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Commerce Deputy Secretary Graves Joins Senator Wicker in Mississippi to Spotlight Historic Broadband Infrastructure Investments Coming to the State


$32.7 million in Funding for Broadband Infrastructure Projects Will Connect More Than 12,000 Households in Mississippi to High-Speed Internet

Today, Deputy Secretary of Commerce Don Graves joined Senator Roger Wicker in Jackson, Mississippi, to announce the details of a $32.7 million broadband infrastructure grant coming to the state to help close the digital divide and expand access to high-speed internet. They also connected with local carriers and Historically Black Colleges and Universities (HBCUs) to emphasize the importance and expansion of future partnerships.

While speaking to members of the press at the Two Mississippi Museums, Deputy Secretary Graves and Sen. Wicker shared that these grants, provided by the Department of Commerce’s National Telecommunications and Information Administration (NTIA), will fund 10 projects across rural Mississippi that will serve 12,487 underserved households, 256 businesses, and 26 anchor institutions that include schools and libraries. Graves and Wicker also emphasized that these grants will build upon the additional investments coming from President Biden’s Bipartisan Infrastructure Law, which sets out to achieve the ambitious goal of connecting all Americans to affordable, reliable high-speed internet by providing $65 billion to expand broadband, with at least $100 million coming to Mississippi.

“This award, along with additional investments from the President's Bipartisan Infrastructure Law, will help to close the digital divide in Mississippi and across the country,” said Deputy Secretary Don Graves. “In Mississippi, 23% of households do not have an internet subscription and nearly 18% of Mississippians live in areas with zero broadband infrastructure. With this grant, we are ensuring that all Americans can access affordable high-speed internet and participate in our modern economy.”

“This announcement is great news for Mississippi, and I’m glad to host Deputy Secretary Graves in Mississippi to show him the great work we’re doing to expand broadband access to all Mississippians,” said Sen. Wicker. “The Broadband Infrastructure Program is helping to connect thousands of homes, businesses, schools, and universities across Mississippi to high quality internet. I look forward to working with the Department of Commerce and agencies in Mississippi to expand broadband access to every unserved household in our state.”

During their visit to the Magnolia State, Deputy Secretary Graves and Sen. Wicker also toured a broadband fiber project in rural Madison County, which was one of the recipients of the recently announced NTIA grants. The project, led by the sixth-largest U.S. wireless carrier, C Spire, will serve 101 households and 32 businesses in the county. C Spire is constructing 10.7 miles of fiber and offering broadband service to residents for $80.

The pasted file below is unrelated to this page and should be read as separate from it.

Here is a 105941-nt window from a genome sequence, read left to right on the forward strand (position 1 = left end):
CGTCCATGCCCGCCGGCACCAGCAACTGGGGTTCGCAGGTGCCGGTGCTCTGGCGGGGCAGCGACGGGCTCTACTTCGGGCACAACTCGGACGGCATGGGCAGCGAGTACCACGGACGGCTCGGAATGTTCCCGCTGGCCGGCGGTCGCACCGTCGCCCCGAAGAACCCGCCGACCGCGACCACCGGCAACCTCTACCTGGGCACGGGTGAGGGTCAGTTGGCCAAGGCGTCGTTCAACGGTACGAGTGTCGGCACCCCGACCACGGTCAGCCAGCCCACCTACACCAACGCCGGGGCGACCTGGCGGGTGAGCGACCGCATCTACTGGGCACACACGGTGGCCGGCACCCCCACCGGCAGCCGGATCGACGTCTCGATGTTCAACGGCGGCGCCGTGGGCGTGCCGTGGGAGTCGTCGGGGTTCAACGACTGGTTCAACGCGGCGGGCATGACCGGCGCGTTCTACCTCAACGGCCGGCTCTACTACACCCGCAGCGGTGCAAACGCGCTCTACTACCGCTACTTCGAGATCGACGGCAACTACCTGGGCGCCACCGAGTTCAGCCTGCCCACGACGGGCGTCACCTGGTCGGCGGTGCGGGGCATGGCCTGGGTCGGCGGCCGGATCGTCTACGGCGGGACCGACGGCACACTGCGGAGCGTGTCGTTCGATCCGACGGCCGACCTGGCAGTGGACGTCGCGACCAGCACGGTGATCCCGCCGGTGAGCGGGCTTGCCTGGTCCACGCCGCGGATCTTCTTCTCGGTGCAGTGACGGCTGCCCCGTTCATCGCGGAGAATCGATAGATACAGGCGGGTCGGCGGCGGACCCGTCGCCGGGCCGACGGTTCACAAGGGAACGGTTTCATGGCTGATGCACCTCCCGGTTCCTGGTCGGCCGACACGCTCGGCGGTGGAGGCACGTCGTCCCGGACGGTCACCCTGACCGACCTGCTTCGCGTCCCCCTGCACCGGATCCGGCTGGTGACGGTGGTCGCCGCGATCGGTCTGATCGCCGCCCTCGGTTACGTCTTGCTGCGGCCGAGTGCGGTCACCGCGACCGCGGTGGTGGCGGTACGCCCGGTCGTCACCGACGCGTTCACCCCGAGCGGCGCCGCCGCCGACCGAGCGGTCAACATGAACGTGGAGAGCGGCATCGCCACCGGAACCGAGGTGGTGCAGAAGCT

Following the grant announcement, Deputy Secretary Graves and Sen. Wicker participated in a roundtable with a number of Mississippi HBCUs, including Jackson State University, to spotlight the critical role HBCUs will play in helping to expand broadband equitably across the state and country.

“The President’s Bipartisan Infrastructure Law also provides $2.75 billion for the Digital Equity Act programs to address digital inclusion and equity. The importance of HBCUs in ensuring that these funds are spent in the communities that need them most cannot be overstated, as many HBCUs are located in communities with high populations of unserved and underserved persons,” remarked Deputy Secretary Graves. “At the same time, HBCUs produce nearly 20 percent of all Black college graduates and 25 percent of Black STEM graduates. This means that not only are HBCUs and their students on the front lines of these issues, but they are also the people our communities look to for leadership and guidance.”

Deputy Secretary Graves concluded his visit to Mississippi with a tour and roundtable discussion at Jackson State University’s E-Center. There, he met with Mayor Chokwe Antar Lumumba, as well as local and technology company representatives to discuss the critical role institutions like the E-Center will play in achieving these goals while helping to uplift minority businesses by equipping them with the cybersecurity resources they need to succeed.

“The Jackson State E-Center, which is the largest state-of-the-art Cyber technology complex in the State dedicated to minority businesses, is perfectly situated to help minority-owned businesses recover from the pandemic and provide them with the cybersecurity resources and skills they need to maintain, protect, and grow their businesses.” Deputy Secretary Graves added. “The Commerce Department’s National Institute of Standards and Technology, or NIST, is equipped with deep technical expertise and long-standing relationships with cybersecurity stakeholders to support the E-Center in its endeavors and looks forward to continuing to partner with them to support the minority businesses and others.”